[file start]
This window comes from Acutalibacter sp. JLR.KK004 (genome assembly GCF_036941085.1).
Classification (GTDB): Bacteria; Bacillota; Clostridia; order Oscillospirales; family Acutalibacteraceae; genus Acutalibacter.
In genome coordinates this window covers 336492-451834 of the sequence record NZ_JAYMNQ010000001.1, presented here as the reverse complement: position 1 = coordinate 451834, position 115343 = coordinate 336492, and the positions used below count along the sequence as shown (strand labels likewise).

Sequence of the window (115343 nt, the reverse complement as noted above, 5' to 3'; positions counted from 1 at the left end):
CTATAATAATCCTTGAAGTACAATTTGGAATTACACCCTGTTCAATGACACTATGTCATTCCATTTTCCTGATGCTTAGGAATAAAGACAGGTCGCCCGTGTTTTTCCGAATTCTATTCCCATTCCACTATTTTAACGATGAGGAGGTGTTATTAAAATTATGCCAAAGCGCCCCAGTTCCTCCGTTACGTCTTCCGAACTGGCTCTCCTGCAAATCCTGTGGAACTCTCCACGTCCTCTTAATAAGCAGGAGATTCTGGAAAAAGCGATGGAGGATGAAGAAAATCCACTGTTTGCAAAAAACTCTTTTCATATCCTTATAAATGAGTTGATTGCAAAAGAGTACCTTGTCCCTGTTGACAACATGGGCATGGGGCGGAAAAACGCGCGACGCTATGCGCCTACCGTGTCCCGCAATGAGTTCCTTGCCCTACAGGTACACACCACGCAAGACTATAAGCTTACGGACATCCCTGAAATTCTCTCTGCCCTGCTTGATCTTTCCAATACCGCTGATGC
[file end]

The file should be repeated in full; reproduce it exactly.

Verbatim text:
This window comes from Acutalibacter sp. JLR.KK004 (genome assembly GCF_036941085.1).
Classification (GTDB): Bacteria; Bacillota; Clostridia; order Oscillospirales; family Acutalibacteraceae; genus Acutalibacter.
In genome coordinates this window covers 336492-451834 of the sequence record NZ_JAYMNQ010000001.1, presented here as the reverse complement: position 1 = coordinate 451834, position 115343 = coordinate 336492, and the positions used below count along the sequence as shown (strand labels likewise).

Sequence of the window (115343 nt, the reverse complement as noted above, 5' to 3'; positions counted from 1 at the left end):
CTATAATAATCCTTGAAGTACAATTTGGAATTACACCCTGTTCAATGACACTATGTCATTCCATTTTCCTGATGCTTAGGAATAAAGACAGGTCGCCCGTGTTTTTCCGAATTCTATTCCCATTCCACTATTTTAACGATGAGGAGGTGTTATTAAAATTATGCCAAAGCGCCCCAGTTCCTCCGTTACGTCTTCCGAACTGGCTCTCCTGCAAATCCTGTGGAACTCTCCACGTCCTCTTAATAAGCAGGAGATTCTGGAAAAAGCGATGGAGGATGAAGAAAATCCACTGTTTGCAAAAAACTCTTTTCATATCCTTATAAATGAGTTGATTGCAAAAGAGTACCTTGTCCCTGTTGACAACATGGGCATGGGGCGGAAAAACGCGCGACGCTATGCGCCTACCGTGTCCCGCAATGAGTTCCTTGCCCTACAGGTACACACCACGCAAGACTATAAGCTTACGGACATCCCTGAAATTCTCTCTGCCCTGCTTGATCTTTCCAATACCGCTGATGC